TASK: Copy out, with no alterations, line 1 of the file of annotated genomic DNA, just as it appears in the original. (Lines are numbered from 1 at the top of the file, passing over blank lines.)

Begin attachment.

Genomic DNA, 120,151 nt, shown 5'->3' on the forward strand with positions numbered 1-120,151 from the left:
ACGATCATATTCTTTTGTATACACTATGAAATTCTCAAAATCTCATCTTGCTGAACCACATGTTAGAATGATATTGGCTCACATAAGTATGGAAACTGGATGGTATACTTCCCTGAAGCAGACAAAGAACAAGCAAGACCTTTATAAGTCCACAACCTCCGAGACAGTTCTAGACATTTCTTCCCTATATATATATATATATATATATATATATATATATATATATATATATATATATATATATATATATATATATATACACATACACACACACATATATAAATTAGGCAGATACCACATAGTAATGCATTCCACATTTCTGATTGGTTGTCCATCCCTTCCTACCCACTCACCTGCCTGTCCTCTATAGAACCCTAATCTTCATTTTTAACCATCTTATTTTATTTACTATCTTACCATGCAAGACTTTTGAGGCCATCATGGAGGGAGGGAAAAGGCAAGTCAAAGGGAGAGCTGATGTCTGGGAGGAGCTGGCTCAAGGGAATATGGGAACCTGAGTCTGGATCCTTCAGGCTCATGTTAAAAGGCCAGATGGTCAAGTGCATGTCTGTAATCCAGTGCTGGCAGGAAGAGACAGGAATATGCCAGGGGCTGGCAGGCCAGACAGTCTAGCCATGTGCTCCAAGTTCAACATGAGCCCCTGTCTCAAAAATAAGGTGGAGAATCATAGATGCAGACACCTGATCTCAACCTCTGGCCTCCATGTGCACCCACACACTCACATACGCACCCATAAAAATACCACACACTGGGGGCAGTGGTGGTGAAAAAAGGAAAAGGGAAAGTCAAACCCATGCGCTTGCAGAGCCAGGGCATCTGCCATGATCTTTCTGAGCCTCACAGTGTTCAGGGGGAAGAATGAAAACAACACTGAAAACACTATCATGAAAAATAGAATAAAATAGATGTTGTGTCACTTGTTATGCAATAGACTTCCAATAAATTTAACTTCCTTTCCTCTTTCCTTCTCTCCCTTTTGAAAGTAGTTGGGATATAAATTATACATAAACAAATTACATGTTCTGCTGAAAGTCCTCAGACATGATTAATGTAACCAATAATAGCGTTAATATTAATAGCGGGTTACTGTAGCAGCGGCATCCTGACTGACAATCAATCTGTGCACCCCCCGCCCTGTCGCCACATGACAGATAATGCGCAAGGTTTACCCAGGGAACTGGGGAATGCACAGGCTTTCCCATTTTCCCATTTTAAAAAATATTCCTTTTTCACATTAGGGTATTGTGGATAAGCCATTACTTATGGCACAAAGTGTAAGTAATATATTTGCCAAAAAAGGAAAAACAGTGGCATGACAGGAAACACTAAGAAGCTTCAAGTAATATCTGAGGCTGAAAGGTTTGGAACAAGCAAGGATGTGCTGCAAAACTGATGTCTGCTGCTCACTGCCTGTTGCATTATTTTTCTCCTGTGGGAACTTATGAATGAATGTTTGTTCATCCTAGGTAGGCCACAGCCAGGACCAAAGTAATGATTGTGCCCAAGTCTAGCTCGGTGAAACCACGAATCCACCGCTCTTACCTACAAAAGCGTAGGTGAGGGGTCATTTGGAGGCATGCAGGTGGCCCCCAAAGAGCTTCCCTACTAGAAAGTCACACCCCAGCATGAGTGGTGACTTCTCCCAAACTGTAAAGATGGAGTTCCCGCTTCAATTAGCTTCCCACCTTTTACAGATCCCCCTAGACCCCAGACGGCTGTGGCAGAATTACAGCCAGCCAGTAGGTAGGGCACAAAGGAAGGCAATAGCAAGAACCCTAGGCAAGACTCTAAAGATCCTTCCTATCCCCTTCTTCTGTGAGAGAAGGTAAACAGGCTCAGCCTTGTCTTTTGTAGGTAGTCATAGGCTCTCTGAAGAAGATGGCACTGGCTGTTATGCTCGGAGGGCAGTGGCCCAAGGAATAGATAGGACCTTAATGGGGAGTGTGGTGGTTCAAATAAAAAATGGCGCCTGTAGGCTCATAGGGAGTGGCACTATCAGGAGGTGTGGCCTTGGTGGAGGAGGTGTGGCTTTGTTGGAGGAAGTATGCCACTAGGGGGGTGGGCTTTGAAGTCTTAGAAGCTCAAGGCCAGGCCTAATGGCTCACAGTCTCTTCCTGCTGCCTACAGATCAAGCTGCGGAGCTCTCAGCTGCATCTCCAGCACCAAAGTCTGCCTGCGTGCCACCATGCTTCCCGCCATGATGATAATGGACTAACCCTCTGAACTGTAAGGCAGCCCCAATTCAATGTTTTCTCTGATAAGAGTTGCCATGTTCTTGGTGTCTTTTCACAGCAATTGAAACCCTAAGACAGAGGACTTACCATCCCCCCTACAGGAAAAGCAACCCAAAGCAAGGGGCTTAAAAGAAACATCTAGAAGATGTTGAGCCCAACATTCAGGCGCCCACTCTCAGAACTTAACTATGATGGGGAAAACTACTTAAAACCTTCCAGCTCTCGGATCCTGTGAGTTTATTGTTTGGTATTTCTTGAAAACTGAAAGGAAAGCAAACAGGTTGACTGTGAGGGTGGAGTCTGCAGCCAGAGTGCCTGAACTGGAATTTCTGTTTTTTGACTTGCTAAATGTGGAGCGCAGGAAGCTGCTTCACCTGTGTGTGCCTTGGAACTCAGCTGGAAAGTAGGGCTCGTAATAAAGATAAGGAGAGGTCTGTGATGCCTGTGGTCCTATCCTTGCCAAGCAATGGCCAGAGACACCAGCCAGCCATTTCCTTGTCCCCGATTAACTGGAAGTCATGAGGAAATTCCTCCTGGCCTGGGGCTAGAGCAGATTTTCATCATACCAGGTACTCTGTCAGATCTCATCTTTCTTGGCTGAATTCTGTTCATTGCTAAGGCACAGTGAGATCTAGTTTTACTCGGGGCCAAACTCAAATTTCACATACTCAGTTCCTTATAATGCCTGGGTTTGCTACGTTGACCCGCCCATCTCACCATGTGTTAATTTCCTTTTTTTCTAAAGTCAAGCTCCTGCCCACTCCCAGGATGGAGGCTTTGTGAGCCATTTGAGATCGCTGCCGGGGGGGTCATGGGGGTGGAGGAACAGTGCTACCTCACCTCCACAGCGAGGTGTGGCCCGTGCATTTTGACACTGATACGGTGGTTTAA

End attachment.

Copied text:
Genomic DNA, 120,151 nt, shown 5'->3' on the forward strand with positions numbered 1-120,151 from the left: